[EDITORIALS]KBS fee needs a changeAn organization with the tentative name “Center for Filing a Lawsuit on the Unconstitutionality of the KBS Viewers’ Fee” was launched yesterday, and has begun collecting the names of people volunteering to be plaintiffs in such a legal action. The group plans to file suit with the Constitutional Court by the end of June. Considering the fact that enormous public support was mustered by a movement to end the viewers’ fee during the mid-1980s, under the Chun Doo Hwan regime, this movement could have considerable impact.
As a public broadcaster, about 40 percent of KBS’s budget is covered by viewers’ fees. Part of that money goes toward supporting the Education Broadcasting Station (EBS). In 1999, the Constitutional Court ruled that the KBS viewers’ fee was not unconstitutional, because it amounted to a special contribution to the financing of public broadcasting. The reason the issue is being raised again is that KBS has failed in its duty as a public broadcaster.
Fair reporting and the pursuit of the public interest form the axis of public broadcasting. But KBS’s image as a public broadcaster has been in decline because of the continuous criticism it has received for biased reporting, an overflow of low-quality programs, lax management and a dearth of ethical standards among its employees. Despite all this, there has scarcely been a sign that KBS has reflected upon itself. This is why people are saying that people who don’t watch KBS shouldn’t have to pay the viewers’ fee.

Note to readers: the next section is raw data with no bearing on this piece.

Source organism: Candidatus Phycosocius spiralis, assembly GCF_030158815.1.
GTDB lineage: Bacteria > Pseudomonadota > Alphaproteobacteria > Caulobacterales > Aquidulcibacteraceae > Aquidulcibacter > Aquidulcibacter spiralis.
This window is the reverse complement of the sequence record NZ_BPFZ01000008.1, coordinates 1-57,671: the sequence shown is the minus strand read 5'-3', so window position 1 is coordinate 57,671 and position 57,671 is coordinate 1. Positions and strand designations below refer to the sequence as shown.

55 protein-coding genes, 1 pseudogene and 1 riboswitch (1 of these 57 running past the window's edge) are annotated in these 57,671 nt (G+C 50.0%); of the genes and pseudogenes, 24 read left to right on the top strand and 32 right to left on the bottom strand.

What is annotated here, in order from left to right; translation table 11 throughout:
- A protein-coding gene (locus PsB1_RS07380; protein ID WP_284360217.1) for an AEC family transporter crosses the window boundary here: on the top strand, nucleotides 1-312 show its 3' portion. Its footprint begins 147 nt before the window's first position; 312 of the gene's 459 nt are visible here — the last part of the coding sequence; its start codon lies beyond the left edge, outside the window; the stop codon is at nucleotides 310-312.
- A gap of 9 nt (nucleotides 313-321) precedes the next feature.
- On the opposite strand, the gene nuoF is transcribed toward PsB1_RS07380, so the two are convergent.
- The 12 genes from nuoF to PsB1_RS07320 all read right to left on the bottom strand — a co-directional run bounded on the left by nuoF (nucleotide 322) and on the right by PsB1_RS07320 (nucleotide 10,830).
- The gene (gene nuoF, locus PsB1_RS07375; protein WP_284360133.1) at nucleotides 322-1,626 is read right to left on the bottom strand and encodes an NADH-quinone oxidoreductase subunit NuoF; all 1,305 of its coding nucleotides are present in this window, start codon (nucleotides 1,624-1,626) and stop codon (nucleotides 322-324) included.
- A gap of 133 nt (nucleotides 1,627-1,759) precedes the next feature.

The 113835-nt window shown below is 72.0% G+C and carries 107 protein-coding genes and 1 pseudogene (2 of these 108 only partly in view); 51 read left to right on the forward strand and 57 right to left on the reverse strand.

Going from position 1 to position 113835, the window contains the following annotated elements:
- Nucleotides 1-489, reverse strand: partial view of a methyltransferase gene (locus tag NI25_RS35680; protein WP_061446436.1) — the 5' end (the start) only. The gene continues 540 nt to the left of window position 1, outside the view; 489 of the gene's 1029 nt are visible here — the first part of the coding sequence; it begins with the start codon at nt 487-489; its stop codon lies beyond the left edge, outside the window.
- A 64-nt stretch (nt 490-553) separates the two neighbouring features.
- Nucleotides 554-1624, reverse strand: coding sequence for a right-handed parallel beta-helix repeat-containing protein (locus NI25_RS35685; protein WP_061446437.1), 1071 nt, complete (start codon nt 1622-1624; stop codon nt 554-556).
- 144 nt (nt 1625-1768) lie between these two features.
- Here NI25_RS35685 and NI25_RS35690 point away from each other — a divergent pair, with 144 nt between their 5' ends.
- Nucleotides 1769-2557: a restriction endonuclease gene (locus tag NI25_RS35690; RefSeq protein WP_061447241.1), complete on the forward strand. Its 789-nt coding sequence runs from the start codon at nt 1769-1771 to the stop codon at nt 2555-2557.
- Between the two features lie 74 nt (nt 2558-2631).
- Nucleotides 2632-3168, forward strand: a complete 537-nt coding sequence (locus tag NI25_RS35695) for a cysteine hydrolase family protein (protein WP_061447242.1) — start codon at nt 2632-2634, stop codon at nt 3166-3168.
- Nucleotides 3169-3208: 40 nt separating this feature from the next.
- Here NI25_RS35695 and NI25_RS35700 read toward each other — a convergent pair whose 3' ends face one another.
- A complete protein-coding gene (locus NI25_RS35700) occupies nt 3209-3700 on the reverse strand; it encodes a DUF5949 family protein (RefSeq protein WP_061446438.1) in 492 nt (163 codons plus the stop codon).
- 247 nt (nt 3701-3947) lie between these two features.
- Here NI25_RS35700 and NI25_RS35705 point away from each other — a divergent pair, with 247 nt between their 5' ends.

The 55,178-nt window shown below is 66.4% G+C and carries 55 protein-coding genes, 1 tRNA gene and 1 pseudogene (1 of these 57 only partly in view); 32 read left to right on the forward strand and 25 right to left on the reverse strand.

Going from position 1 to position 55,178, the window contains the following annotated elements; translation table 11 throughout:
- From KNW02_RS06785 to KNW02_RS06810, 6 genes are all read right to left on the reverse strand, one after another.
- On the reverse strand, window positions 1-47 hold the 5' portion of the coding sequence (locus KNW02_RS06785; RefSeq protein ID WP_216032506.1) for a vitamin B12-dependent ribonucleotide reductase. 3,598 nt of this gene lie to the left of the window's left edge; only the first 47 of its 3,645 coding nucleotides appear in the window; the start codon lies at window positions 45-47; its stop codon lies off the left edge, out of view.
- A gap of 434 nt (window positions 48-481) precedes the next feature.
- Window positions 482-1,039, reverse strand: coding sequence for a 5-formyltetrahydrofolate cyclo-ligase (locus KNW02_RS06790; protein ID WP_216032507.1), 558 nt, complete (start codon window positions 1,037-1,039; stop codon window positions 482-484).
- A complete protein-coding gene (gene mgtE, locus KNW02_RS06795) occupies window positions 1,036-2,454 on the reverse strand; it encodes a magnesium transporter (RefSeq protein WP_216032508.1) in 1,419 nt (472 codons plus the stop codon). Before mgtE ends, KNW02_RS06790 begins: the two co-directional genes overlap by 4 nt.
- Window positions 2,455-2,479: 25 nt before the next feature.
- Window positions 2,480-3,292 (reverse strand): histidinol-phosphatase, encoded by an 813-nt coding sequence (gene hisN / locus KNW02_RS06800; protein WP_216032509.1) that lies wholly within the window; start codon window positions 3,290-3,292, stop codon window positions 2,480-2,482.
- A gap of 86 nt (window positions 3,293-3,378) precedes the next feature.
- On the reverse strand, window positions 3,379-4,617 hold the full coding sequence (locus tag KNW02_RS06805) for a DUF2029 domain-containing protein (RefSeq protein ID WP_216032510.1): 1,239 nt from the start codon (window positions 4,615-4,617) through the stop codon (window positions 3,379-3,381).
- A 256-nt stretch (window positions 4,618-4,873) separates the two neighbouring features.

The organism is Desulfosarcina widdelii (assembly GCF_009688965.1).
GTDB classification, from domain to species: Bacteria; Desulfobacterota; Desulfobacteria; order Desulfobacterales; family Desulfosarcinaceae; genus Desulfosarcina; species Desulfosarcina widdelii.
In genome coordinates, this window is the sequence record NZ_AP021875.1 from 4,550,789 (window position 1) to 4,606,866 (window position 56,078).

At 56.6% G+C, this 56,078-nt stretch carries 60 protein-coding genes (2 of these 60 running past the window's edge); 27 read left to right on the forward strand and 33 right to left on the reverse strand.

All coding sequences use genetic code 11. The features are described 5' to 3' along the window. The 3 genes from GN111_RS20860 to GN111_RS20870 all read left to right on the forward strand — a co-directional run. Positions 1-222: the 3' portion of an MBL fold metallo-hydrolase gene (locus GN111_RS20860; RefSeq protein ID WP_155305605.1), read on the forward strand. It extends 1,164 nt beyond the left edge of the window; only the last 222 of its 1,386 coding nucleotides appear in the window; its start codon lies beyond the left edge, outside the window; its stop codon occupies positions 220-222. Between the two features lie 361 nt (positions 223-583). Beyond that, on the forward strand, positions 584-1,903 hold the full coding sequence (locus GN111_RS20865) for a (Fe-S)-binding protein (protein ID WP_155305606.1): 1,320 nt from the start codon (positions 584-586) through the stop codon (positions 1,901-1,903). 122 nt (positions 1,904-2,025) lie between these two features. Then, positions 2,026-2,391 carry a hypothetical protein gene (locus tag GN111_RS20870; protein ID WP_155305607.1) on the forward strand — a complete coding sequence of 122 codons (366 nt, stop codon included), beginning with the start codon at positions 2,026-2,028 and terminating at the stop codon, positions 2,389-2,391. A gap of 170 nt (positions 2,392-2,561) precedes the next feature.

Moreover, because the fee is combined with the electric bill, viewers have no choice but to pay it, or their power will be cut off. Because of this, viewers’ dissatisfaction never ends: shops without a TV have to pay the same amount as shops that have one; owners of black-and-white sets pay as much as people with color sets; viewers strapped for funds who would like to pay either the viewers’ fee or the electric bill on time can’t do so, and instead are charged late fees on both.
To make a legitimate argument in favor of the viewers’ fee, KBS must be faithful to its principles. It is urgent that it establish its independence from the government by meeting its duties as a public broadcaster. It must also devise a collection system that’s more convenient for viewers, instead of clinging to an expedient one under the guise of efficiency.